Table of contents
- What is Linux?
- Where do we encounter it?
- What makes it special?
-... And what exactly is Linux Mint?
II. Technical Aspects
- Installing the operating system
- Hardware drivers
- Your computer's performance and resource consumption
III. Everyday Use
- Accessing your programs and files
- Online Security
- Gaming and Multimedia
- Office Work
- Installing additional software
What is Linux?
When we hear the name „Linux“ we usually think about an operating system for nerds and other people with too much free time. Well, that's only partially true since Linux itself isn't an operating system. Linux is a core for operating systems which are built around it1
Yet all Linux based operating system are very similar in use and are all referred to as „Linux“ - even though the correct term for these systems would be „GNU/Linux“ (while, as already mentioned, only the core itself is called Linux) because they are all released under the GNU Public License2.
The history of Linux dates back to the early nineties when Linus Torvalds, a student of computer science and a member of the Swedish minority of Finland started to write his own little operating system core just for fun.
Later he mentioned this operating system core on a newsgroup and he also added the possibility of releasing it under the GPL - eventually he did so.
The early nineties were also the era of the early Internet and people all over the world showed interest in Linux and it quickly progressed. Due to the open nature of the GPL everyone could download the source code of Linux and add, remove, fix or improve things. More and more developers gathered. Linux “Distributions” - the various operating systems based on Linux - created and spread throughout the Internet3. Today big computer companies such as Hewlett Packard or Intel have paid employees who contribute to Linux because these companies rely on Linux based technologies so every progress in the Linux world is in their very own interest4 5.
Where do we encounter it?
Today, around 25 years later, Linux basically runs the modern world. It's everywhere.
When you fire up your computer's Internet browser and connect to a website this website is most likely run on a Linux server6. All the big services, such as Facebook or Google heavily rely on Linux7 8.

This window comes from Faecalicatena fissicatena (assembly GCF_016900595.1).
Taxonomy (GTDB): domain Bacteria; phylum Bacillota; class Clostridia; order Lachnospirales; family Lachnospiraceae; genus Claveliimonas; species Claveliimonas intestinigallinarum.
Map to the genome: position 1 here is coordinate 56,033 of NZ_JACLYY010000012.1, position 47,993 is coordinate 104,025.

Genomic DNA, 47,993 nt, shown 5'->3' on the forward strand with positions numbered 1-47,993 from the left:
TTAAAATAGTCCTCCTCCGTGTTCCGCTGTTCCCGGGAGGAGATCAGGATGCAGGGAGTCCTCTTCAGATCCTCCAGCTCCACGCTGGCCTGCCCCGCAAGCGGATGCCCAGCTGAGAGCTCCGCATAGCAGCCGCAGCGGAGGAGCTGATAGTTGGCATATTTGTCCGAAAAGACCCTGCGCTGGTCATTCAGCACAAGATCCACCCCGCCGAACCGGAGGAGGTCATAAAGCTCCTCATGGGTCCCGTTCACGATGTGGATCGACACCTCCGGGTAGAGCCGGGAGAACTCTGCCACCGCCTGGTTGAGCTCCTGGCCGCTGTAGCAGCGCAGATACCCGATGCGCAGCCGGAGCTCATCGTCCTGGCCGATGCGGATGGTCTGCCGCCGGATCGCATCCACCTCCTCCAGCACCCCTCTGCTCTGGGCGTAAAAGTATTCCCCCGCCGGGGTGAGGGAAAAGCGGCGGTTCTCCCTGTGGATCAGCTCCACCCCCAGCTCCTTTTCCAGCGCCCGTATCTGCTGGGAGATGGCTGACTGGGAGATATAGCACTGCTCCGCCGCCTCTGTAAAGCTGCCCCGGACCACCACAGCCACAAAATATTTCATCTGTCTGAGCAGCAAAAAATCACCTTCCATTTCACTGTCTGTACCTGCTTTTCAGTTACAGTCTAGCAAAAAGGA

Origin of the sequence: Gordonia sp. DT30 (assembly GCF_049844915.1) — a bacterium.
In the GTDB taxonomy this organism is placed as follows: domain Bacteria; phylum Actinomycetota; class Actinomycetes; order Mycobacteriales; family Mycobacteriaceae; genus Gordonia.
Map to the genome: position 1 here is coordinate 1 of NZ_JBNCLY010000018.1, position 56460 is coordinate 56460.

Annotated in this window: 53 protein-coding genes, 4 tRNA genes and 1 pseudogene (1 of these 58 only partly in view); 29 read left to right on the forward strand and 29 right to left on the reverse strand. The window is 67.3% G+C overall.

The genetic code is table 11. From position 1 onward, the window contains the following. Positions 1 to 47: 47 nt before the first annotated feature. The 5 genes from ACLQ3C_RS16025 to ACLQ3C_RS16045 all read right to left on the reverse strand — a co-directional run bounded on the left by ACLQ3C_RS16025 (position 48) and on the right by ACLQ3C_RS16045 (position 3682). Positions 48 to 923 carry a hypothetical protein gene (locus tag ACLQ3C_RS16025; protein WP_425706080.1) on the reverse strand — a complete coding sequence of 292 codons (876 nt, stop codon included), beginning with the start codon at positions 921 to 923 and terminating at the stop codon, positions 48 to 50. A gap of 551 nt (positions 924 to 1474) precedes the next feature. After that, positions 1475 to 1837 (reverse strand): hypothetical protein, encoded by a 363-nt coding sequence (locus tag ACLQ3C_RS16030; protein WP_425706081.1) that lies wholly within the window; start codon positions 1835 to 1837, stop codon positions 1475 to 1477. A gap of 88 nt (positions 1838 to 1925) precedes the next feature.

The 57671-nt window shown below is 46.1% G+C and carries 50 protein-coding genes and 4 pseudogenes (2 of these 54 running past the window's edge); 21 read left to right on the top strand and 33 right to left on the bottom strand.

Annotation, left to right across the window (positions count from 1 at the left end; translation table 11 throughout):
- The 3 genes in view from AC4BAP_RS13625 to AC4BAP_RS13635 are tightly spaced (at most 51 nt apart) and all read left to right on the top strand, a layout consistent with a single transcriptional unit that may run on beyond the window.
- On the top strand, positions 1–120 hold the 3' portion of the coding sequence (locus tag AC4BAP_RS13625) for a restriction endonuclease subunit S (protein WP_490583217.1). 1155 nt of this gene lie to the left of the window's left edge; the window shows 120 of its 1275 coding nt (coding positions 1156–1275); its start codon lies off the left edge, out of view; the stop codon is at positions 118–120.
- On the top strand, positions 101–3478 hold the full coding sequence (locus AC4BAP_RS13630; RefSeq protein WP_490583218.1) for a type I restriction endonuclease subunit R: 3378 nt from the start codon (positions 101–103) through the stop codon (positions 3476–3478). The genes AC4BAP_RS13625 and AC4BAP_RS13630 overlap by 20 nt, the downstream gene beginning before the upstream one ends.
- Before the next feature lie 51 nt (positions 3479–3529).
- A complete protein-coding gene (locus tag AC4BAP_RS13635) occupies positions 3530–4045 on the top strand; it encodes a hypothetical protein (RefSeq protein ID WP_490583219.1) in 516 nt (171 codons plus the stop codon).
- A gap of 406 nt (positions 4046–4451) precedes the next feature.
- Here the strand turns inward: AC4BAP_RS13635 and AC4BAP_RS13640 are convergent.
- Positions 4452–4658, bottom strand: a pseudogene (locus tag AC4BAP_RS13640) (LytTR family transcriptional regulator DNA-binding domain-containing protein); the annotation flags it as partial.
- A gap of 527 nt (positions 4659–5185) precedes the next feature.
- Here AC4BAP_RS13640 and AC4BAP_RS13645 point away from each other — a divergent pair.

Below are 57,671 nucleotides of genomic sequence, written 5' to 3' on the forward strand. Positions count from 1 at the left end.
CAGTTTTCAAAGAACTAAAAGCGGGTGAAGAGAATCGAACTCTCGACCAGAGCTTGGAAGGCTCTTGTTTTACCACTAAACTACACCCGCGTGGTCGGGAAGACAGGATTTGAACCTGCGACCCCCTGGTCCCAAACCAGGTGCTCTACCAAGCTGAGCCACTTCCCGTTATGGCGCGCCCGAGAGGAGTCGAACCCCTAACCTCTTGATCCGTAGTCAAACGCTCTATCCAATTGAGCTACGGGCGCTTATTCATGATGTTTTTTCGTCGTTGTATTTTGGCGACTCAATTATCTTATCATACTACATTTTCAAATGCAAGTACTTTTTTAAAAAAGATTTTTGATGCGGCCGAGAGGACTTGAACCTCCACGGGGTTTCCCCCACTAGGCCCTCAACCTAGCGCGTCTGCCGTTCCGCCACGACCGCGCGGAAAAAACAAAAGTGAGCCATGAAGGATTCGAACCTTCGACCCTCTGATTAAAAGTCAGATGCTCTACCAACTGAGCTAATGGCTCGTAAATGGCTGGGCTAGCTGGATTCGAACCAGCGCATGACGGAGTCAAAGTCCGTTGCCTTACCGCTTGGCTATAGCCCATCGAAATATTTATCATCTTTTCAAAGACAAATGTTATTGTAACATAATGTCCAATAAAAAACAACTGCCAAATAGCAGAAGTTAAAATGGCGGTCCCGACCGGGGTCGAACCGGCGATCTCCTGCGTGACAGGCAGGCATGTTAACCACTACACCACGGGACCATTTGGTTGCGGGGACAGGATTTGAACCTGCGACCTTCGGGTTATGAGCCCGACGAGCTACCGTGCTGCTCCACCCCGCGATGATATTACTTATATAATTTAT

If you go to an electronics store and buy one of these fancy and new mobile phones with Android or Tizen - well, you've just bought a little computer running Linux because both, Tizen and Android are based on Linux9 10.
Look around your living room. Do you have a device to watch DVD's11 ? A device to record TV shows to a hard drive12 or a little media center computer which you use to stream MP3's and movies from your PC or laptop13 ? Do you have a modern TV which allows you to browse and open media files from your pen drives or even has the ability to access the Internet in order to show you the news or the newest videos from Youtube14 ? Congratulations, there's a big chance that these devices run Linux based software.
But that's not the end. Linux can also be a part of security mechanisms15, medical devices or even run the war ships of the US Navy16. But you can also run one of the many Linux distributions on your computer which you use at home or at work. In fact there's nothing Linux couldn't do or run or be a part of.
What makes it special?
Linux operating systems are very special because everyone around the world can contribute to them. You can download the source code17 to your computer and, as already mentioned, edit it. This way Linux basically belongs to everyone - or better said: everyone can adapt it and the distributions around it to fit his needs. This way Linux is extremely adaptable and can run on a wide range of hardware because everyone can also add his own hardware drivers to the core.
That's also the reason why Linux is so wide spread. Only because Linux is available to everyone it could be adapted to your desktop computer, your TV, your mobile phone or your war ship - if you have any. It's so adaptable that there's only a minority of the top 500 super computers which does not run Linux.
This special concept enabled Linux to conquer our modern world. It's nearly everywhere and we won't get rid of it for the next decades to come.
And what exactly is Linux Mint?
In the Linux world there are hundreds of Linux distributions who are constantly improved, updated or released. These distributions target different audiences such as developers, server administrators, hackers, children, or normal end users.
Linux Mint is a distribution of Linux which targets normal end users. It provides a traditional user interface which is called Cinnamon. Additionally there are other “flavors” of Linux Mint which provide similar user interfaces which target high end
computer (such as KDE) or low end computers (such as XFCE or Mate)18.
Fig. 1: The standard desktop of Linux Mint 17